The paper is concerned with the problem of sea-ice pack motion and deformation under the action of wind and water currents. Differential equations describing the dynamics of ice, with its very distinct mateFfigrial responses in converging and diverging flows, express the mass and linear momentum balances on the horizontal plane (the free surface of the ocean). These equations are solved by the fully Lagrangian method of smoothed particle hydrodynamics (SPH). Assuming that the ice behaviour can be approximated by a non-linearly viscous rheology, the proposed SPH model has been used to simulate the evolution of a sea-ice pack driven by wind drag stresses. The results of numerical simulations illustrate the evolution of an ice pack, including variations in ice thickness and ice area fraction in space and time. The effects of different initial ice pack configurations and of different conditions assumed at the coast-ice interface are examined. In particular, the SPH model is applied to a pack flow driven by a vortex wind to demonstrate how well the Lagrangian formulation can capture large deformations and displacements of sea ice.
The behaviour of a water-saturated sand deposit subjected to dynamic loads induced by the propagation of Rayleigh surface waves is analysed. Cyclic shearing of the saturated sand matrix due to ground motions results in the development of excess pore pressures in the soil and its subsequent liquefaction. The phenomena of pore pressure generation and soil liquefaction are investigated within the framework of a compaction theory for saturated granular media. The results of calculations, carried out by a finite-element method, illustrate the evolution of pore pressures and the development of liquefaction zones in the soil, and show the variation of surface wave parameters with the progressive degradation of the strength of the subsoil.
In this paper the problem of transient gravitational wave propagation in a viscous incompressible fluid is considered, with a focus on flows with fast-moving free surfaces. The governing equations of the problem are solved by the smoothed particle hydrodynamics method (SPH). In order to impose the incompressibility constraint on the fluid motion, the so-called projection method is applied in which the discrete SPH equations are integrated in time by using a fractional-step technique. Numerical performance of the proposed model has been assessed by comparing its results with experimental data and with results obtained by a standard (weakly compressible) version of the SPH approach. For this purpose, a plane dam-break flow problem is simulated, in order to investigate the formation and propagation of a wave generated by a sudden collapse of a water column initially contained in a rectangular tank, as well as the impact of such a wave on a rigid vertical wall. The results of simulations show the evolution of the free surface of water, the variation of velocity and pressure fields in the fluid, and the time history of pressures exerted by an impacting wave on a wall.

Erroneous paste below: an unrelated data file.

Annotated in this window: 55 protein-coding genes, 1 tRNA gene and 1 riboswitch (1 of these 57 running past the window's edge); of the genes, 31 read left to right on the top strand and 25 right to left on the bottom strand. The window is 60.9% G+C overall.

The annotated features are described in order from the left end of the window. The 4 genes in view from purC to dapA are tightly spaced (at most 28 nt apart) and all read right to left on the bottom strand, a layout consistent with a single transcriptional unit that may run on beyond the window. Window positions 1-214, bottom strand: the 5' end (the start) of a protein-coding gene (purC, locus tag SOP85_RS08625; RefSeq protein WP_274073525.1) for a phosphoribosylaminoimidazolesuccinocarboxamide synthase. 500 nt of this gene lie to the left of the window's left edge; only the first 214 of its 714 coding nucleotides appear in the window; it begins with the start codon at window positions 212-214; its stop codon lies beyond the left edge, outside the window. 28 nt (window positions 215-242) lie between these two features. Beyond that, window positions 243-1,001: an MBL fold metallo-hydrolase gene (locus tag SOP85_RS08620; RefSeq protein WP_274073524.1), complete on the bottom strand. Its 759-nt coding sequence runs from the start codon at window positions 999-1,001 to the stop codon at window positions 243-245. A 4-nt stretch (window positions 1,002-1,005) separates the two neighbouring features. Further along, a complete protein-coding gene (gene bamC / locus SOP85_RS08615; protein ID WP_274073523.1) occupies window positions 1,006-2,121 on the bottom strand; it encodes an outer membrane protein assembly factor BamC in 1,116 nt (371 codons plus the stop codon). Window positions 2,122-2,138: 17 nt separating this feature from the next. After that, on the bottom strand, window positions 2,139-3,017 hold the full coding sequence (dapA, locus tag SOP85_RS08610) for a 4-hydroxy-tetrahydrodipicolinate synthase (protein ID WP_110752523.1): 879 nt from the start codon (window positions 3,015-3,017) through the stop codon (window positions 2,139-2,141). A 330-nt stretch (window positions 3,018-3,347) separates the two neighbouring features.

The paper is concerned with the problem of gravitational wave propagation in water of variable depth. The problem is solved numerically by applying an element-free Galerkin method. First, the proposed model is validated by comparing its predictions with experimental data for the plane flow in water of uniform depth. Then, as illustrations, results of numerical simulations performed for plane gravity waves propagating through a region with a sloping bed are presented. These results show the evolution of the free-surface elevation, displaying progressive steepening of the wave over the sloping bed, followed by its attenuation in a region of uniform depth. In addition, some of the results of the present model are compared with those obtained earlier by using the conventional finite element method.
The paper deals with the problem of sea-ice pack motion and deformation under the action of wind and water drag forces. Differential equations describing the behaviour of ice, with its very distinct material responses in converging and diverging flows, express the mass and linear momentum balances on a horizontal plane (the free surface of the ocean). The thermodynamic effects (ice melting and lead water freezing) are accounted for by adding source terms to the equations describing the evolution of the ice thickness and area fraction (concentration). These thermodynamic source terms are described by means of a single function that idealizes typical ice growth-rates observed in winter in the Arctic. The equations governing the problem are solved by a fully Lagrangian method of the smoothed particle hydrodynamics (SPH). Assuming that the ice behaviour can be approximated by a non-linearly viscous rheology, the proposed SPH model was used to simulate the flow of a sea-ice pack driven by wind drag stresses and varying seasonal temperatures. The results of numerical simulations illustrate the evolution of an ice pack, including distributions of ice thickness and ice area fraction in space and time for assumed temperature distributions.